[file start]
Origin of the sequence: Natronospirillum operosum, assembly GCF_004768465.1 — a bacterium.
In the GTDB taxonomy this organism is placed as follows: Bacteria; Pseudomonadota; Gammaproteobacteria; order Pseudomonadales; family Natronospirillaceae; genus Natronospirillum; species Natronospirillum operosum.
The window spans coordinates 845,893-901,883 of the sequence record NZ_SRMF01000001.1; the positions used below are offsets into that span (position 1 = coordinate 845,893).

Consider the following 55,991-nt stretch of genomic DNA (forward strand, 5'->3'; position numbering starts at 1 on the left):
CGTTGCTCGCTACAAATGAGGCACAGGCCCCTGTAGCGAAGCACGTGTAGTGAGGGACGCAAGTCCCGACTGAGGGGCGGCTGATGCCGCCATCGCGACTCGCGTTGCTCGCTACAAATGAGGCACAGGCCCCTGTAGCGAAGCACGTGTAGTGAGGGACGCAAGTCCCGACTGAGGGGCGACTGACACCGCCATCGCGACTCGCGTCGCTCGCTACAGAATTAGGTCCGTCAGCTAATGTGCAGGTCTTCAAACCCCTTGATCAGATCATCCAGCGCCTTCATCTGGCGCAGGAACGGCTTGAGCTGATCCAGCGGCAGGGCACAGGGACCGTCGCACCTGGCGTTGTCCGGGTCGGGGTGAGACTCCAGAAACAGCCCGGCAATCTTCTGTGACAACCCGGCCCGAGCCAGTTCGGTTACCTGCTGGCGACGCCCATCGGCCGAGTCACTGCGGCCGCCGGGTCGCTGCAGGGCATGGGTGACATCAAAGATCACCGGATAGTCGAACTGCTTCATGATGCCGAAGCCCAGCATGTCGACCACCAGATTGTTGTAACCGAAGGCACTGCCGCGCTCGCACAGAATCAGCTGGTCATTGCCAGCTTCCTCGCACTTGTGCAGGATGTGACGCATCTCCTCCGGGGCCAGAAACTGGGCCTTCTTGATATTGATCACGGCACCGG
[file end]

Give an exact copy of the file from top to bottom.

Origin of the sequence: Natronospirillum operosum, assembly GCF_004768465.1 — a bacterium.
In the GTDB taxonomy this organism is placed as follows: Bacteria; Pseudomonadota; Gammaproteobacteria; order Pseudomonadales; family Natronospirillaceae; genus Natronospirillum; species Natronospirillum operosum.
The window spans coordinates 845,893-901,883 of the sequence record NZ_SRMF01000001.1; the positions used below are offsets into that span (position 1 = coordinate 845,893).

Consider the following 55,991-nt stretch of genomic DNA (forward strand, 5'->3'; position numbering starts at 1 on the left):
CGTTGCTCGCTACAAATGAGGCACAGGCCCCTGTAGCGAAGCACGTGTAGTGAGGGACGCAAGTCCCGACTGAGGGGCGGCTGATGCCGCCATCGCGACTCGCGTTGCTCGCTACAAATGAGGCACAGGCCCCTGTAGCGAAGCACGTGTAGTGAGGGACGCAAGTCCCGACTGAGGGGCGACTGACACCGCCATCGCGACTCGCGTCGCTCGCTACAGAATTAGGTCCGTCAGCTAATGTGCAGGTCTTCAAACCCCTTGATCAGATCATCCAGCGCCTTCATCTGGCGCAGGAACGGCTTGAGCTGATCCAGCGGCAGGGCACAGGGACCGTCGCACCTGGCGTTGTCCGGGTCGGGGTGAGACTCCAGAAACAGCCCGGCAATCTTCTGTGACAACCCGGCCCGAGCCAGTTCGGTTACCTGCTGGCGACGCCCATCGGCCGAGTCACTGCGGCCGCCGGGTCGCTGCAGGGCATGGGTGACATCAAAGATCACCGGATAGTCGAACTGCTTCATGATGCCGAAGCCCAGCATGTCGACCACCAGATTGTTGTAACCGAAGGCACTGCCGCGCTCGCACAGAATCAGCTGGTCATTGCCAGCTTCCTCGCACTTGTGCAGGATGTGACGCATCTCCTCCGGGGCCAGAAACTGGGCCTTCTTGATATTGATCACGGCACCGG